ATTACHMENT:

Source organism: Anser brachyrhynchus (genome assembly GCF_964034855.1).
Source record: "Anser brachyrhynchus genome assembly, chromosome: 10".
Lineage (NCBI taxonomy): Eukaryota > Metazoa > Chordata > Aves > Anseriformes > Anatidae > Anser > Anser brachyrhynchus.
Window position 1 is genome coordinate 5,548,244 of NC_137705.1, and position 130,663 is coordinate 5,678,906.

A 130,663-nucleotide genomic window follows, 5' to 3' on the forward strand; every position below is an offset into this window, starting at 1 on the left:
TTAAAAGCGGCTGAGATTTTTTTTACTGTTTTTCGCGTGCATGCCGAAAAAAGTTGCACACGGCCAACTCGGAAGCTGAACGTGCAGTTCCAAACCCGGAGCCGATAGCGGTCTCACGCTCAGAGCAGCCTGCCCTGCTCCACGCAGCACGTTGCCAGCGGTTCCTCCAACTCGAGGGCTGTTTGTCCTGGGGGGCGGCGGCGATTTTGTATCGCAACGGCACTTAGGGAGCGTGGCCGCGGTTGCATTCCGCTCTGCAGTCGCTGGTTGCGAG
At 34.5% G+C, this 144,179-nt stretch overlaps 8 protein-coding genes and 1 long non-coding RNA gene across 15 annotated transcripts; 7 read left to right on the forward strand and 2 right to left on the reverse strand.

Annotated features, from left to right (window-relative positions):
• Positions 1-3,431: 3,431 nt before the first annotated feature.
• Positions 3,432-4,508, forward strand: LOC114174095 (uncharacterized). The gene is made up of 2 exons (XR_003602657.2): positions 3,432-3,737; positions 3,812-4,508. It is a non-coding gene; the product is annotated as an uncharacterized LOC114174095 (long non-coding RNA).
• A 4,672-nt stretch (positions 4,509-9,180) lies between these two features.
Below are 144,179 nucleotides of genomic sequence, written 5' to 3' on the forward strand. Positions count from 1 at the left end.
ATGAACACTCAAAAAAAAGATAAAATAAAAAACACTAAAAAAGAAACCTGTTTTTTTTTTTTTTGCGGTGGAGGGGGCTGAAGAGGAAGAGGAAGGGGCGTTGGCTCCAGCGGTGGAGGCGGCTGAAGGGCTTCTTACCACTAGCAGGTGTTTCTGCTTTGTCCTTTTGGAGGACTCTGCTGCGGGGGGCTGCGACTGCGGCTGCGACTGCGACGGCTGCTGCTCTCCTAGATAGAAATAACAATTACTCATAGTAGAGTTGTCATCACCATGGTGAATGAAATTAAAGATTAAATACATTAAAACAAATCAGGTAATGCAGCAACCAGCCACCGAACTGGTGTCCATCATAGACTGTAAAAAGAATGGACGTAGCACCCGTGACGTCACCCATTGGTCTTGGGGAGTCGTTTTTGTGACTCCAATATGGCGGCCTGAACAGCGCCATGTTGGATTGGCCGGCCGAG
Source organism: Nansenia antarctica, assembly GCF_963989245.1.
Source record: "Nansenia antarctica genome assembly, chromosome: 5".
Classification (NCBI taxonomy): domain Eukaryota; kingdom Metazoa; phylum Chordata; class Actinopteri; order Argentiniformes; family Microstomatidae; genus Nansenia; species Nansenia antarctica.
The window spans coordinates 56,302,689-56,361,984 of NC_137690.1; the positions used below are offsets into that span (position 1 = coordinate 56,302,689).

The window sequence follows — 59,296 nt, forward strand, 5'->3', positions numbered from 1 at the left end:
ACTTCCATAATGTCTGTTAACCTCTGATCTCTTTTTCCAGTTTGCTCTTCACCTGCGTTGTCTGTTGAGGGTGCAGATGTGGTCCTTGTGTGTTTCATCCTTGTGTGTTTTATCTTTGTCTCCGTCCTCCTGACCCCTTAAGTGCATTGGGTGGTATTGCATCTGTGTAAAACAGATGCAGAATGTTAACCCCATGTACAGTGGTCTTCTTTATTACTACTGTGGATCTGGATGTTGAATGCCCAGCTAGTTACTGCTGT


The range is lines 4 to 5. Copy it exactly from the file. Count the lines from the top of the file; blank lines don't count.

Window position 1 is genome coordinate 5,548,244 of NC_137705.1, and position 130,663 is coordinate 5,678,906.

A 130,663-nucleotide genomic window follows, 5' to 3' on the forward strand; every position below is an offset into this window, starting at 1 on the left: